Our study shows most injuries to be in the soft tissue i.e skin, indicating low-energy gunshot wounds. This is in keeping with our finding that most patients required no surgical procedure (59%) and many required only dressing (44%). Omoke (Abakaliki) and Ogunlusi (Ekiti) found 88% and 74% of cases respectively, to have sustained low-energy gunshot injuries.13,16 Davies (UK) found 100% of inner city gunshot injuries to be due to low-energy firearms and noted the possible relationship between strict gun control laws and low energy based gun assault.17 Studies in the USA have noted that they have the highest gun possession in the world and the highest rate of gun based homicide, however there is much contention with a simple linear relationship.18 This suggests that the pattern in Nigeria is related to our strict gun control laws and such laws need to be strengthened. However in Maiduguri (Nigeria), the firearms used during the Boko Haram insurgency were all high-energy.1 This is a combatant situation and the aim is to kill in addition to the insurgency mechanism providing modern guns, hence the use of high-energy firearms.  In the civilian setting in Nigeria, the use of low-energy guns predominates, probably because modern pistols and rifles are not readily available and the armed assailants in robberies are probably not setting out to kill.
This work contributes to an identified need for data about ballistic related injury, from developing countries. It also makes a case for the widespread use of trauma registries as a low resource tool for injury related data capture in resource constrained settings. More research is needed on the pattern of gunshot injury from resource limited countries, especially in Sub-Saharan Africa.

The time to presentation at hospital in Uyo is a median of 5.1 hours. The median is recommended as the measure of central tendency for time to arrival at hospital in studies on gunshot injury. Most gunshot injury victims are in the low socioeconomic group. Our strict gun control laws may be related to our low incidence of civilian high energy gunshot injury –  research on this relationship are needed.


  1. Dabkana TM, Bunu B, Na’aya HU, Tela UM, Adamu AS. Pattern of injuries seen during an insurgency: a 5-year review of 1339 cases from Nigeria. Ann Afr Med. 14(2):114–7.
  2. Onuminya JE, Ohwowhiagbese E. Pattern of civilian gunshot injuries in Irrua, Nigeria. S Afr J Surg. 2005 Nov;43(4):170–2.
  3. Afuwape O, Alonge T. An audit of gunshot injuries seen in the accident and emergency department of a Nigerian tertiary hospital. West Afr J Med. 2006;25(4):295–7.
  4. Campbell NM, Colville JG, van der Heyde Y, van As AB. Firearm injuries to children in Cape Town, South Africa: impact of the 2004 Firearms Control Act. S Afr J Surg. 2013 Jul 31;51(3):92–6.
  5. Held M, Engelmann E, Dunn R, Ahmad SS, Laubscher M, Keel MJB, et al. Gunshot induced injuries in orthopaedic trauma research. A bibliometric analysis of the most influential literature. Orthop Traumatol Surg Res [Internet]. 2017 Sep;103(5):801–7.
  6. Moore L, Clark DE. The value of trauma registries. Injury. 2008 Jun;39(6):686–95.
  7. Nottidge TE, Dim M, Udoinyang CI, Udoh IA. The Uyo Trauma Registry-developed for sustainable audit of trauma care and cause in Nigeria. Trop Doct. 2014 Jan;44(1):14–8.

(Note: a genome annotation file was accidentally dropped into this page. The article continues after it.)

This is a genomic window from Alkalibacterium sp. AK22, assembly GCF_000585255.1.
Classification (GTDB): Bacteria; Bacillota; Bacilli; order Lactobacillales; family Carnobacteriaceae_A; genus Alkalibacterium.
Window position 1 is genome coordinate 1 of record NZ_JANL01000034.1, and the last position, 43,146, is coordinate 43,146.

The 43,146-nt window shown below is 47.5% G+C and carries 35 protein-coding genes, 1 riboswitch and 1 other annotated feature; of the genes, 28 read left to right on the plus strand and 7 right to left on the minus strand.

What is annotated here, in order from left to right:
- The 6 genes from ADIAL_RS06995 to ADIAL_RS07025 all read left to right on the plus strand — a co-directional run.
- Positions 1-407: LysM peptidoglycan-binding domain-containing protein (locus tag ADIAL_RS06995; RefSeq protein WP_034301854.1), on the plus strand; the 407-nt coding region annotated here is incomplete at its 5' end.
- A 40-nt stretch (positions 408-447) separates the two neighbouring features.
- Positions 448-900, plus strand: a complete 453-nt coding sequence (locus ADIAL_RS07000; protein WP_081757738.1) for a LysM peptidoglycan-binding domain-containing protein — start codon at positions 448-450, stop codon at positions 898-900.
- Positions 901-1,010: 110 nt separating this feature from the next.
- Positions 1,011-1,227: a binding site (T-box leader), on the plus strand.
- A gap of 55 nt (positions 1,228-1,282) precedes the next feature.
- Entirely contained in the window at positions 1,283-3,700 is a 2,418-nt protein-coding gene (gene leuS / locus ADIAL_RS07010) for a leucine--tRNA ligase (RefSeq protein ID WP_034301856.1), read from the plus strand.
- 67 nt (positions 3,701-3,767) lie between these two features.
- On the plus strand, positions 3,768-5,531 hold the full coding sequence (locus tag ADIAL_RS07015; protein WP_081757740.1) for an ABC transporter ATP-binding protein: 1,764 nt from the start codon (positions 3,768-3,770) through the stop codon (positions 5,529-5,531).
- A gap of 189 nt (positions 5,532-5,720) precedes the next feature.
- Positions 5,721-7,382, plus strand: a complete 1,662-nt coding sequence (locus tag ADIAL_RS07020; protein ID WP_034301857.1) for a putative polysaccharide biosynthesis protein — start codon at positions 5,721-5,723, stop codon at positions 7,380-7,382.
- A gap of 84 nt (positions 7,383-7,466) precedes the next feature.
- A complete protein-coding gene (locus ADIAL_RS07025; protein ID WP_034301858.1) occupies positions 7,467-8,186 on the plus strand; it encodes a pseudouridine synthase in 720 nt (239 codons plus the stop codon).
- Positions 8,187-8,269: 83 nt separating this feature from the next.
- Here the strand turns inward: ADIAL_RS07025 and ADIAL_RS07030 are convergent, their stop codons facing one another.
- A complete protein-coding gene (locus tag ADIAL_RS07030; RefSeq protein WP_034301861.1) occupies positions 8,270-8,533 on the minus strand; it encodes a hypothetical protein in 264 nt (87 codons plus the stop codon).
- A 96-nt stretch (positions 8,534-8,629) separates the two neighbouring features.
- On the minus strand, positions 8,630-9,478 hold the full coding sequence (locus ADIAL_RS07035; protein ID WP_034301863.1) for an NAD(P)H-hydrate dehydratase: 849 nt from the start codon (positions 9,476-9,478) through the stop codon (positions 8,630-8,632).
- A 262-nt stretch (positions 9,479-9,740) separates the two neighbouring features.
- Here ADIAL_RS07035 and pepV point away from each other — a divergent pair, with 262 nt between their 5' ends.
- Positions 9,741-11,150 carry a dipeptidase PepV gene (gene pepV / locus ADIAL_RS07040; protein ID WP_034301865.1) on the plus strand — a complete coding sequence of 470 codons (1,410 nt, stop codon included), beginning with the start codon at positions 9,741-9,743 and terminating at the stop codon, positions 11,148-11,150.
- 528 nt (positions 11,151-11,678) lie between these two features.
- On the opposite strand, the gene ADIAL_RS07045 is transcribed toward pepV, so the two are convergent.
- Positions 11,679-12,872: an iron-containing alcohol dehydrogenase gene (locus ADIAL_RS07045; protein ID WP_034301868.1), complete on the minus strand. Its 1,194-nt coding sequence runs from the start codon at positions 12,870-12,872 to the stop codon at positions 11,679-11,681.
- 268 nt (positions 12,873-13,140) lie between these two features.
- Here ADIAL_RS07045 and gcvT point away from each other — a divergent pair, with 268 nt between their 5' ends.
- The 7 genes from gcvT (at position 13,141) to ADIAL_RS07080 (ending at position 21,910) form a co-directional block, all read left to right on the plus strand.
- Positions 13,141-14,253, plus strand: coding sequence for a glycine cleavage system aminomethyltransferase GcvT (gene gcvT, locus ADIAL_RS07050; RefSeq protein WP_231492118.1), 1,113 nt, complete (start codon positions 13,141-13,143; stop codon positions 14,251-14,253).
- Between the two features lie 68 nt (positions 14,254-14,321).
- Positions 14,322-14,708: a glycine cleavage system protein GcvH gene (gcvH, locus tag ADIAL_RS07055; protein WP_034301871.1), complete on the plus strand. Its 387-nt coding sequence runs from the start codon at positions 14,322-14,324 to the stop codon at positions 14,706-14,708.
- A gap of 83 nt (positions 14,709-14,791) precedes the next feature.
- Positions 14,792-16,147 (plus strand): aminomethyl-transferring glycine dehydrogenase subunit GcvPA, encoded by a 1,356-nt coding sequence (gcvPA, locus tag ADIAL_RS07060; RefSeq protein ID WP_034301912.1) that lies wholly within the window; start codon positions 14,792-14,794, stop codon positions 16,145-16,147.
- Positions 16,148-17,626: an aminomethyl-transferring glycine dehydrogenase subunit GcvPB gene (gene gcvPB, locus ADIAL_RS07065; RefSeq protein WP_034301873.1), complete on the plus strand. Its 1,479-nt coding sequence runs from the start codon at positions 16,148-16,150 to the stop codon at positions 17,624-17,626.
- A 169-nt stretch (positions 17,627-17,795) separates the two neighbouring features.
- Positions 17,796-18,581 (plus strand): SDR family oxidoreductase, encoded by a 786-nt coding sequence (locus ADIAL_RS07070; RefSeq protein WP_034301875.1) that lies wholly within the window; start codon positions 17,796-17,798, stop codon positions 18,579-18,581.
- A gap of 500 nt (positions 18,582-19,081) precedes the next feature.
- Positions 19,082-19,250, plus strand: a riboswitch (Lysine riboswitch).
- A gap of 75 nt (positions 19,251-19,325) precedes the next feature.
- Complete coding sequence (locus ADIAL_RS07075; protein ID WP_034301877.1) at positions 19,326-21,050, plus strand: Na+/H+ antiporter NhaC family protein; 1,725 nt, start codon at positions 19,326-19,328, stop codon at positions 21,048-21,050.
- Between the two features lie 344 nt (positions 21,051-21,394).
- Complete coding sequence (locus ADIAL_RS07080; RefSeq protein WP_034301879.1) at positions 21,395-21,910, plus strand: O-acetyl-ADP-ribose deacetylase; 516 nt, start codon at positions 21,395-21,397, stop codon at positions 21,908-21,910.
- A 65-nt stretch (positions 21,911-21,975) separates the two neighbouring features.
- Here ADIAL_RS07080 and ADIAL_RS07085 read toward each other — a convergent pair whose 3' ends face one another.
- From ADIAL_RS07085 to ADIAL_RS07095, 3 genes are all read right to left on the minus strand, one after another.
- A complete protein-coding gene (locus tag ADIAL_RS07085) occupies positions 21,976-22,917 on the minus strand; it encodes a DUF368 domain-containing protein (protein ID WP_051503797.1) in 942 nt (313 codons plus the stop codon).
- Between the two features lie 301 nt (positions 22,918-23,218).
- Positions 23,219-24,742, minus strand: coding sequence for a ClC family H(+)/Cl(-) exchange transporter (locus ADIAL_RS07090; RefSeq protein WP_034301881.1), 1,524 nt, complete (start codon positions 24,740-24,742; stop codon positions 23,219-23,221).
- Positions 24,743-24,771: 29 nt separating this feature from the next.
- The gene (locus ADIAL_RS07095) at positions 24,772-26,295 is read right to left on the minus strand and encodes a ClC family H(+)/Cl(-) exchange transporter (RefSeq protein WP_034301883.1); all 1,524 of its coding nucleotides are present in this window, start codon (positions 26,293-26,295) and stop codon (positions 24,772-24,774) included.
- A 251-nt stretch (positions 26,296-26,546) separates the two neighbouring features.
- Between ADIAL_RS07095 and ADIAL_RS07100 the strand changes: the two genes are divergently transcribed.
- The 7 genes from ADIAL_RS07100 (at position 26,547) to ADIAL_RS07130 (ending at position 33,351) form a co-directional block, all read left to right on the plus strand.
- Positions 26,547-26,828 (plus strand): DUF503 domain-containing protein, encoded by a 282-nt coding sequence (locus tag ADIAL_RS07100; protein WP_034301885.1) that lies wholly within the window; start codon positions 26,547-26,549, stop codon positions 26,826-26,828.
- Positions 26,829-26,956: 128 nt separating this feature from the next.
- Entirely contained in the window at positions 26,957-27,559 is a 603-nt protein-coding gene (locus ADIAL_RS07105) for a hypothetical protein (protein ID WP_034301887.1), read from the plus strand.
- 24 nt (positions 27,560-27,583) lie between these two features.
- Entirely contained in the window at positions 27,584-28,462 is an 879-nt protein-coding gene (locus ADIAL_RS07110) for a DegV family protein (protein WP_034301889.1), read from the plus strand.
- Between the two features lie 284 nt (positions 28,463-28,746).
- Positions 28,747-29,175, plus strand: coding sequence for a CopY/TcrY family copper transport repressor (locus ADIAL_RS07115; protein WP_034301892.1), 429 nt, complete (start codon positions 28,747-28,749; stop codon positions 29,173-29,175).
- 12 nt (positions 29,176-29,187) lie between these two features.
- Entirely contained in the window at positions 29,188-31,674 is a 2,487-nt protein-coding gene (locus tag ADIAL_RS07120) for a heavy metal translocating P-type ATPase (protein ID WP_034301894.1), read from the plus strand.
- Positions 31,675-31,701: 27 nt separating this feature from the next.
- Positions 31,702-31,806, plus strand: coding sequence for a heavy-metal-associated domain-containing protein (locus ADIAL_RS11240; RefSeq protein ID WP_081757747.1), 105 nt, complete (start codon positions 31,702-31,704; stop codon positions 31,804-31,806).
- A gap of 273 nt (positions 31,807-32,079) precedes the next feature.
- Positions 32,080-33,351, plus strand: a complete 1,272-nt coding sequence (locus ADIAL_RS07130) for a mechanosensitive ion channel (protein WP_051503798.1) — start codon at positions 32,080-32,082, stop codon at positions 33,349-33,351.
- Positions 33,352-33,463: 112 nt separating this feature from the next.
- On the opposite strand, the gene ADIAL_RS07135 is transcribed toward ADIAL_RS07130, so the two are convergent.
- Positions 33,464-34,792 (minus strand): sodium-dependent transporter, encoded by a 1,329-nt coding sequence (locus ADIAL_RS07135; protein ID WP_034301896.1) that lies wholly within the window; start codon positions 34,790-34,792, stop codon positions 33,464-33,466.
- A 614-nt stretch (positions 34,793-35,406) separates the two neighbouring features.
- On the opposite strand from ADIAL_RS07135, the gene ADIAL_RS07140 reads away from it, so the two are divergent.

8. Udosen AM, Etiuma AU, Ugare GA, Bassey OO. Gunshot injuries in Calabar, Nigeria: an indication of increasing societal violence and police brutality. Afr Health Sci. 2006 Sep;6(3):170–2.
  9. Alonge TO, Dongo AE, Nottidge TE, Omololu AB, Ogunlade SO. Traditional bonesetters in South Western Nigeria – Friends or foes? West Afr J Med. 2004;23(1).
  10. Nottidge T, Akpanudo E, Akinbami O. Traditional versus orthodox fracture care in uyo, Nigeria. J West African Coll Surg. 2011 Jan;1(1):53–67.
  11. Yinusa W, Ogirima MO. Extremity gunshot injuries in civilian practice: the National Orthopaedic Hospital Igbobi experience. West Afr J Med. 19(4):312–6.
  12. Uzochukwu BSC, Ughasoro MD, Etiaba E, Okwuosa C, Envuladu E, Onwujekwe OE. Health care financing in Nigeria: Implications for achieving universal health coverage. Niger J Clin Pract. 18(4):437–44.
  13. Omoke NI. Firearm injuries received in emergency room of a Nigerian Teaching Hospital: Aanalysis of pattern, morbidity, and mortality. Niger J Clin Pract. 2017 May;20(5):587–94.
  14. Abbas AD, Bakari AA, Abba AM. Epidemiology of armed robbery-related gunshot injuries in Maiduguri, Nigeria. Niger J Clin Pract. 2012;15(1):19–22.
  15. Chamisa I. Pattern of civilian gunshot wounds in Durban, South Africa. Eur J Trauma Emerg Surg. 2011 Feb;37(1):37–40.
  16. Ogunlusi, JD; Oginni, LM; Ikem, IC; Olasinde, AA; Hamilton, OG; Akinbolagbe, AM; Temitope M. No Title. Niger J Orthop Trauma. 2006;5(2):34–7.
  17. Davies M, Kerins M, Glucksman E. Inner-city gunshot wounds–10 years on. Injury. 2011 May;42(5):488–91.
  18. Jena AB, Sun EC, Prasad V. Does the declining lethality of gunshot injuries mask a rising epidemic of gun violence in the United States? J Gen Intern Med. 2014 Jul;29(7):1065–9.
    Nzewuihe CAE, Onumaegbu OO, Onah II. Pattern of gunshot injuries as seen at the National Orthopaedic Hospital, Enugu: January 1999 December 2004. Niger J Med. 16(3):235–8.
  19. Obalum DC, Giwa SO, Ogo CN. Pattern of extremity gunshot injuries seen in Lagos University Teaching Hospital, Lagos, Nigeria. Nig Q J Hosp Med. 17(4):140–3.
  20. Thanni LOA, Kehinde OA. Trauma at a Nigerian teaching hospital: pattern and docu-mentation of presentation. Afr Health Sci. 2006 Jun;6(2):104–7.
  21. Schuurman N, Cinnamon J, Matzopoulos R, Fawcett V, Nicol A, Hameed SM. Collecting injury surveillance data in low- and middle-income countries: the Cape Town Trauma Registry pilot. Glob Public Health. 2011;6(8):874–89.
  22. Weeks SR, Juillard CJ, Monono ME, Etoundi GA, Ngamby MK, Hyder AA, et al. Is the Kampala trauma score an effective predictor of mortality in low-resource settings? A comparison of multiple trauma severity scores. World J Surg. 2014 Aug;38(8):1905–11.
  23. Kobusingye OC, Lett RR. Hospital-based trauma registries in Uganda. J Trauma. 2000 Mar;48(3):498–502.
  24. Baker SP, O’Neill B, Haddon W, Long WB. The injury severity score: a method for describing patients with multiple injuries and evaluating emergency care. J Trauma. 1974 Mar;14(3):187–96.
  25. Carr BG, Schwab CW, Branas CC, Killen M, Wiebe DJ. Outcomes related to the number and anatomic placement of gunshot wounds. J Trauma. 2008 Jan;64(1):197-202; discussion 202-3.
  26. Beverland DE, Rutherford WH. An assessment of the validity of the injury severity score when applied to gunshot wounds. Injury. 1983 Jul;15(1):19–22.
  27. Cripps MW, Ereso AQ, Sadjadi J, Harken AH, Victorino GP. The number of gunshot wounds does not predict injury severity and mortality. Am Surg. 2009 Jan;75(1):44–7; discussion 48.
  28. O’Reilly GM, Joshipura M, Cameron PA, Gruen R. Trauma registries in developing countries: a review of the published experience. Injury. 2013 Jun;44(6):713–21.